The risk of hormone-receptor–positive breast cancer can be reduced. At least three trials using selective estrogen receptor modulators (SERMs) have demonstrated that 3 to 5 years of preventive treatment with these agents reduces the rate of breast cancer development over the short term. Women at increased risk because of family history, age, and other risk factors, who are treated with the SERM tamoxifen, 20 mg/day, were found to have a 45% reduction in the rate of occurrence of invasive breast cancer compared with women treated with placebo. Noninvasive disease and preneoplastic breast lesions were also decreased. Raloxifene, 60 or 120 mg/day, also appears to reduce the risk of breast cancer in postmeno-pausal women (who had osteoporosis and a standard or reduced risk of breast cancer), with a relative risk of 0.26. Despite these benefits, SERMs are associated with an increased risk of both venous thromboembolism and endometrial cancer, although the risks with raloxifene appear to be lower than tamoxifen, which has been associated with an increased risk for endometrial cancer of1.5 to 2 times that of untreated women. In addition, neither of these agents has demonstrated an improvement in survival when used for breast cancer prevention. In the Study of Tamoxifen against Raloxifene trial, these agents were compared and raloxifene was found not to decrease the incidence of preinvasive carcinomas despite a seemingly better outcome than tamoxifen for prevention of invasive cancers. Lasofoxifene, in a trial addressing osteoporosis, similarly reduced the incidence of breast cancer. These agents have similar but not identical toxicity profiles that may guide clinical decisions.

There are several options in the management of women at very high risk because of family history or known gene mutations. Increased surveillance, through the addition of magnetic resonance imaging (MRI) screening on a yearly basis as a supplement to standard mammography, was effective in a high-risk population. In mutation carriers who are at risk for both breast and ovarian cancer, bilateral oophorectomy after childbearing age has been recommended because of the inadequacy of screening tests for ovarian cancer and because it reduces the risk of primary breast cancer. Risk-reducing mastectomy is an effective option with a relative risk reduction of about 90%. Note that despite risk-reducing mastectomy, there is always a small risk of breast cancer in residual breast glandular tissue. SERMs may be useful in patients with BRCA1 and BRCA2 mutations as well. Analysis of blood samples of women who participated in the P-01 (tamoxifen) trial showed that mutation carriers also had a 47% lower risk of breast cancer.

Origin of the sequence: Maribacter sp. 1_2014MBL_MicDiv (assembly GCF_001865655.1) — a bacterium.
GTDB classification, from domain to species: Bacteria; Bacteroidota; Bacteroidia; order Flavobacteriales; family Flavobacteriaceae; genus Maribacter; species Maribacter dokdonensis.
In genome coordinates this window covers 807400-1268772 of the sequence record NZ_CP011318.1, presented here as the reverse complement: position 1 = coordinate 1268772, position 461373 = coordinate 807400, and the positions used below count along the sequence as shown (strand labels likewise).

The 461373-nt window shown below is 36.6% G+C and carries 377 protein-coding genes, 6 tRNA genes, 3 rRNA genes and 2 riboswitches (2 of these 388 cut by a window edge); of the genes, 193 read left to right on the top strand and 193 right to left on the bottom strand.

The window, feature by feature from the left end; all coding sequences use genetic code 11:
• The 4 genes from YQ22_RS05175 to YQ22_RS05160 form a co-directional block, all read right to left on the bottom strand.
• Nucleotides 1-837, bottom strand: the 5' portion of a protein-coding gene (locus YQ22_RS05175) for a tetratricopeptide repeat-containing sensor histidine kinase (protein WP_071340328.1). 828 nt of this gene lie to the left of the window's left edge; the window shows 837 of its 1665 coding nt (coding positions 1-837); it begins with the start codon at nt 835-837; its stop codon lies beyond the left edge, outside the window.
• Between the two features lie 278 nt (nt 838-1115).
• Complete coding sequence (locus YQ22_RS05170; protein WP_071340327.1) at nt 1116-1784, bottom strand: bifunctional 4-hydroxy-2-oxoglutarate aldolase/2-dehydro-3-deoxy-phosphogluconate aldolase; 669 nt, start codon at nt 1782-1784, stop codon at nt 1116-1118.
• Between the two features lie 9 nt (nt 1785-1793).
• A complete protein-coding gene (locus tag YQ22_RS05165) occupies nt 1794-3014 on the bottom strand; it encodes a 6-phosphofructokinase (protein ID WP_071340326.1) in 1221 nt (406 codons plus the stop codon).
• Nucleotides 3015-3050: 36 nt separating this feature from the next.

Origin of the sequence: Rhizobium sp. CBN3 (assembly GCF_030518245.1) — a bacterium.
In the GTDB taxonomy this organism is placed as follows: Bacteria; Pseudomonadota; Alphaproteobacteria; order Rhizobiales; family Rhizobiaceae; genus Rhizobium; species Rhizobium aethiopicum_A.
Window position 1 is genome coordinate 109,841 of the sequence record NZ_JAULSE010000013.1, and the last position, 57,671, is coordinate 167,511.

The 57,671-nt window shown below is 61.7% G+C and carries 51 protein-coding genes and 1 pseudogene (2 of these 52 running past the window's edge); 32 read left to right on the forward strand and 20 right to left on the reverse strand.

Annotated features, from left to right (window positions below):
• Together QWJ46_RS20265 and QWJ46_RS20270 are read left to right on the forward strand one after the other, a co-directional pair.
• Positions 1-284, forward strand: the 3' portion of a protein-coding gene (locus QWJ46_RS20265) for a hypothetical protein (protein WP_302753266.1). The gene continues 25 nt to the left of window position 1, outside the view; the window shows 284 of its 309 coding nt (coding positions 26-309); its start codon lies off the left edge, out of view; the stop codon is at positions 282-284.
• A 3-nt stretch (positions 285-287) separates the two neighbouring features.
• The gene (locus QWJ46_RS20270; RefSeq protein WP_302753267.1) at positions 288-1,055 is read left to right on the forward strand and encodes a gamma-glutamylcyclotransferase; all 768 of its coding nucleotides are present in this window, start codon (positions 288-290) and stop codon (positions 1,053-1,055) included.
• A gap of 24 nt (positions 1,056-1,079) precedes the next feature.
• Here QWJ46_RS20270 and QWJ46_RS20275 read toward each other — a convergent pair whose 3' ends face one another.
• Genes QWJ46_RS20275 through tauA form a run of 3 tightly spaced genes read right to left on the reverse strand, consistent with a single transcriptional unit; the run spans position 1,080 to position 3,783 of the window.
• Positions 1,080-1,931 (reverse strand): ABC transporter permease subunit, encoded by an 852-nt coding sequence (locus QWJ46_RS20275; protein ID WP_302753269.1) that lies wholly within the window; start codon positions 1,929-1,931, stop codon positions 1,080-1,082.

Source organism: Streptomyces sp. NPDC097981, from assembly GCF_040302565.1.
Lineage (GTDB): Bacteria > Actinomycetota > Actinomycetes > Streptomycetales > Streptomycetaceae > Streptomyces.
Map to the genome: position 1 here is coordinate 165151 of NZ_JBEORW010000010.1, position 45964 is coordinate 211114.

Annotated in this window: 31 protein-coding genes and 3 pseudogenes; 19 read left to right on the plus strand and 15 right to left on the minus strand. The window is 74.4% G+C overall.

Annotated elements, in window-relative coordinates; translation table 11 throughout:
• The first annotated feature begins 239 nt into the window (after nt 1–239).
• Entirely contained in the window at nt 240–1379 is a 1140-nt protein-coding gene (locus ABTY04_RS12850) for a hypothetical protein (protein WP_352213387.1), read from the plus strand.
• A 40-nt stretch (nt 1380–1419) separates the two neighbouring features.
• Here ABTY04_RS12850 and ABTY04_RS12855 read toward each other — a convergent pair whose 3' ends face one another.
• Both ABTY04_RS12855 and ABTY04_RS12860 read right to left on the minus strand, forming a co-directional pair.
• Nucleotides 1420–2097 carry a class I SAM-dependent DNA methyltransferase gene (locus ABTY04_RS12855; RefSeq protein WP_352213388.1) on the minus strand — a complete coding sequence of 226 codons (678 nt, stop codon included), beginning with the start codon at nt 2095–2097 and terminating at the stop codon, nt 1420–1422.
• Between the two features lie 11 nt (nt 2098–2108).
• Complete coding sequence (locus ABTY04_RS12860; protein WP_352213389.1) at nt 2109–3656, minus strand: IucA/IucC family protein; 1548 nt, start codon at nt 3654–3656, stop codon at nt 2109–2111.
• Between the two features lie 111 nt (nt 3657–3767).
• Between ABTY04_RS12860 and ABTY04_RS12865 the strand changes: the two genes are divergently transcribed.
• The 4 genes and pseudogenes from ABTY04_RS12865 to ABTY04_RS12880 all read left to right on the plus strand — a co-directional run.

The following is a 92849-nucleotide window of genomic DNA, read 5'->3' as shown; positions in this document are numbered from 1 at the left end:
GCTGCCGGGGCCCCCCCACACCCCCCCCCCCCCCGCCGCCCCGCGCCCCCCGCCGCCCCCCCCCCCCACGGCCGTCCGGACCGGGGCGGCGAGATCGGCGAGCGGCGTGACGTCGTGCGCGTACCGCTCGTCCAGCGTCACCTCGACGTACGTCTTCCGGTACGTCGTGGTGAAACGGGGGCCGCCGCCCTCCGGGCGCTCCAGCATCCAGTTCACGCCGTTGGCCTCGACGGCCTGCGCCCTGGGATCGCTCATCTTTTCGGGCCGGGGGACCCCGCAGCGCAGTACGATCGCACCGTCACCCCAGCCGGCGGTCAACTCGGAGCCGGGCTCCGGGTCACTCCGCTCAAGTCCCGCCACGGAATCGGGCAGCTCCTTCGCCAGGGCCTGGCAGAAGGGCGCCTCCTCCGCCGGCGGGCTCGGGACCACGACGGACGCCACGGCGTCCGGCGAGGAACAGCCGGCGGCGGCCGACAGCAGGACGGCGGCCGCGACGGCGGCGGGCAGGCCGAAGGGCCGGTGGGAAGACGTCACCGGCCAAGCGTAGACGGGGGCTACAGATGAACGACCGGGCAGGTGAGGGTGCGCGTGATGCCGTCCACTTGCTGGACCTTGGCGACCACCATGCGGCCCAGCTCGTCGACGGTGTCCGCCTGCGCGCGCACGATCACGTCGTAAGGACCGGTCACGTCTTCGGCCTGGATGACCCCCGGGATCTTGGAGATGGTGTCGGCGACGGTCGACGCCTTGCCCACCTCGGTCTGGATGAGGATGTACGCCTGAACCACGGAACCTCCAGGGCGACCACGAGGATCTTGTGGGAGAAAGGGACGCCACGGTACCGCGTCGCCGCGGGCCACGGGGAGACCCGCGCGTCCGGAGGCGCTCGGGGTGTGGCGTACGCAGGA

C. Detection, diagnosis, and pretreatment evaluation

1. Screening. Because more lives can be saved if breast cancer is diagnosed at an early stage, many screening programs have been designed to detect small, early cancers. Monthly breast self-examination for all women after puberty and yearly breast examinations by a physician or other trained professional after a woman is 20 years of age is generally recommended, although evidence of effectiveness is limited. Mammography reduces breast cancer mortality by 25% to 30% in women older than 50 years. The benefit for women aged 40 to 50 years has been more difficult to demonstrate because the incidence of breast cancer is lower. Hence, more examinations are needed to find a cancer and save a life. However, additional benefits of early detection via mammography include the option for less disfiguring surgery, reduced utilization of radiation therapy, and decreased need for chemotherapy and other systemic treatments. Therefore, the absolute benefits extend beyond the simple end-point of survival. As a result, mammography is recommended at age 40 years as a baseline, once every 1 to 2 years between the ages of 40 and 50 years (depending on risk factors and the recommending organization), and yearly after 50 years of age. An upper age of effectiveness is not established. For high-risk women and in family members of mutation-positive patients, annual mammography should be initiated 10 years earlier than the youngest diagnosed relative. Patients with Hodgkin lymphoma (regardless of a history of mantle field irradiation) should have a baseline mammogram by age 25. In BRCA1/ BRCA2 mutation carriers, MRI of the breast has recently been approved for screening in addition to annual mammography. Mammography has clearly led to the discovery of many earlier cancers and sharply increased the discovery of preinvasive cancers (ductal carcinoma in situ). These latter are not (yet) invasive and their treatment can be far less complicated than that of invasive breast cancer. Other screening modalities can include ultrasound, but it is more typically used diagnostically to evaluate palpable lesions.